Antiparah was a Nephite city of considerable military significance during the conflicts with the Lamanites around 64 B.C. It was located in the southwestern quarter of the land of Zarahemla, positioned in proximity to a pass that connected to the west sea, likely near or at the top of a summit. Historically, it was captured by the Lamanites during their expansive invasion pushed by Amalickiah, and fortified with their “strongest army,” making it a key strategic point in the theater of war (Alma 56:14, 34). The record indicates that the Nephite leaders Helaman and Antipus played a crucial role in the recapture of the city. In a clever military maneuver, Helaman led his 2,000 stripling Ammonite warriors past Antiparah, feigning an advance toward another city near the seashore. This lured the encamped Lamanite forces out of Antiparah in pursuit, which then allowed Antipus and his men to engage the pursuing Lamanites, resulting in their eventual defeat (Alma 56:31–56).
The subsequent power vacuum in Antiparah allowed the Nephites to plan an assault to regain the city. However, before the Nephite forces could initiate their planned offensive, the Lamanites abandoned Antiparah, choosing to reinforce their remaining strongholds. This strategic withdrawal by the Lamanite forces left Antiparah unoccupied and it readily fell back into Nephite hands, regaining control over this key piece of territory without a direct conflict (Alma 57:1–4).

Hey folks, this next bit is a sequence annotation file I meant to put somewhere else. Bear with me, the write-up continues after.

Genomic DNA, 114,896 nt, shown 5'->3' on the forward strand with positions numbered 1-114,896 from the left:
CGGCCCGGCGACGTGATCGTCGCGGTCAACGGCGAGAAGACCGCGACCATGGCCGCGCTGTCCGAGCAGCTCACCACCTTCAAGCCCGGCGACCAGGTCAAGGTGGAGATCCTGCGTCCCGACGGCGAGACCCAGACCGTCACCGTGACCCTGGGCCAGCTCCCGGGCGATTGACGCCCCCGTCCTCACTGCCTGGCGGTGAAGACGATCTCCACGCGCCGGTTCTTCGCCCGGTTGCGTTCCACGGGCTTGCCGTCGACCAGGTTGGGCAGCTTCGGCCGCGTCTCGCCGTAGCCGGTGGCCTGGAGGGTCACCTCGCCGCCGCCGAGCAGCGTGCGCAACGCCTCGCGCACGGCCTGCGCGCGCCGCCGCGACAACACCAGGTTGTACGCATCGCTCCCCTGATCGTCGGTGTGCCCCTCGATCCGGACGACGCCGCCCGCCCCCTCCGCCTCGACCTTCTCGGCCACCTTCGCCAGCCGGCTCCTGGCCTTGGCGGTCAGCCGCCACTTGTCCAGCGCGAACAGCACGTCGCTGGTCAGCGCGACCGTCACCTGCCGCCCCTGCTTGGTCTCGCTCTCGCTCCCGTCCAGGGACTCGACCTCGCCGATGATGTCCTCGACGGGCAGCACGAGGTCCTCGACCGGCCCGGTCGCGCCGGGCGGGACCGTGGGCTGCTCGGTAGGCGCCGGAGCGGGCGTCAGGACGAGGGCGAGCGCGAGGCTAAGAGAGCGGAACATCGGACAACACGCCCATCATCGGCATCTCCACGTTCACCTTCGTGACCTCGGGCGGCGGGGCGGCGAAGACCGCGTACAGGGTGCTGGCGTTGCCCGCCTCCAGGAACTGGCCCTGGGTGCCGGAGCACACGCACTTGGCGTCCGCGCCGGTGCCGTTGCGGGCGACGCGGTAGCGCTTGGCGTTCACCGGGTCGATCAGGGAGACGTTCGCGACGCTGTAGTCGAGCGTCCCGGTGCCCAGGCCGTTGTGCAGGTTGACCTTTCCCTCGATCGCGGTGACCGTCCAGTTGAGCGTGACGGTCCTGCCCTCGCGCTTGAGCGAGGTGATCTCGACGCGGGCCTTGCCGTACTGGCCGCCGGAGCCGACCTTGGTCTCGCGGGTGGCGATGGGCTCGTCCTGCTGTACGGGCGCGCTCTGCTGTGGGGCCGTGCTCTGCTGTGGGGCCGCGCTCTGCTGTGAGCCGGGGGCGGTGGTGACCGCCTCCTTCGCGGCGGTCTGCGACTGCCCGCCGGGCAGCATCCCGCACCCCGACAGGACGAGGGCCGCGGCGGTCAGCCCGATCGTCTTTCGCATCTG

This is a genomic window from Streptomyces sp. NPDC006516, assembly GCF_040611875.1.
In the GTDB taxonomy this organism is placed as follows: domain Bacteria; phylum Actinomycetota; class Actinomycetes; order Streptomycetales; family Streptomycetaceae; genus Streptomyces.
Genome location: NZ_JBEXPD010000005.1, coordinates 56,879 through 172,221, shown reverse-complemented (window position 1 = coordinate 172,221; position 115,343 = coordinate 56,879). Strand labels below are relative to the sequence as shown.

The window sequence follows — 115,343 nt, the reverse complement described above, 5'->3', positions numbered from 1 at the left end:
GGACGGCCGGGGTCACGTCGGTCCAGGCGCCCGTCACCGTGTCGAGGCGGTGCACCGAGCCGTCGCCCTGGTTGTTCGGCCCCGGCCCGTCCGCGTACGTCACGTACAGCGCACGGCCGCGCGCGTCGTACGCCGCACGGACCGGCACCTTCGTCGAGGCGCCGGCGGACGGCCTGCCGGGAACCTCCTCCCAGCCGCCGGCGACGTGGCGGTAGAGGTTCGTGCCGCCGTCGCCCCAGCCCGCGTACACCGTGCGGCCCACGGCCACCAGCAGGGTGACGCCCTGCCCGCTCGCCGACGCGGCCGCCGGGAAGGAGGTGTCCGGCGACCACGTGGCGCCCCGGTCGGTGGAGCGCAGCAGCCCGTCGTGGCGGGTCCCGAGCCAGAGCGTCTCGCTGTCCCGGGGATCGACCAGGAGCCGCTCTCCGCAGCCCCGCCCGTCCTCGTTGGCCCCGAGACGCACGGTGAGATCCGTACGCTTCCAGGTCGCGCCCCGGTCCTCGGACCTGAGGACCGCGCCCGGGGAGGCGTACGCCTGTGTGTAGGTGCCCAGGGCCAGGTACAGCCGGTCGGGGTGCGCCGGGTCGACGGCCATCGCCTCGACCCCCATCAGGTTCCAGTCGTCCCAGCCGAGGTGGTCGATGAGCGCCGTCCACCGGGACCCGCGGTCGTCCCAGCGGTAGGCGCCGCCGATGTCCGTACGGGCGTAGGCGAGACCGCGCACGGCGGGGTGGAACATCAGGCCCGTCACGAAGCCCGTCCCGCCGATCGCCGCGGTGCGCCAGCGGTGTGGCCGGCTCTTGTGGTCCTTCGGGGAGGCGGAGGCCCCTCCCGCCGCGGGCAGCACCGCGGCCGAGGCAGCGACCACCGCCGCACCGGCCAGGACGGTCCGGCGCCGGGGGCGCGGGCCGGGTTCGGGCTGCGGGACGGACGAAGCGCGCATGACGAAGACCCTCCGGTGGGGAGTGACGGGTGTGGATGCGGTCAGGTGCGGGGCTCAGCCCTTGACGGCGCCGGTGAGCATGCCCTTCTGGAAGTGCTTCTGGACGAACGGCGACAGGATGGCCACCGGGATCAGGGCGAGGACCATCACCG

Antiparah’s capture, defense, and the manner in which it was regained provide interesting insights into the tactics of the Nephite and Lamanite armies. It also exemplifies the complexity of the military and political landscape during this period, demonstrating the chess-like movement of troops and the importance of strategic locations in the overarching Nephite-Lamanite wars. Antiparah’s position on the western front, by the pass leading to the west sea, showcases the territorial advantage and possible trade or travel routes controlled by whoever possessed it.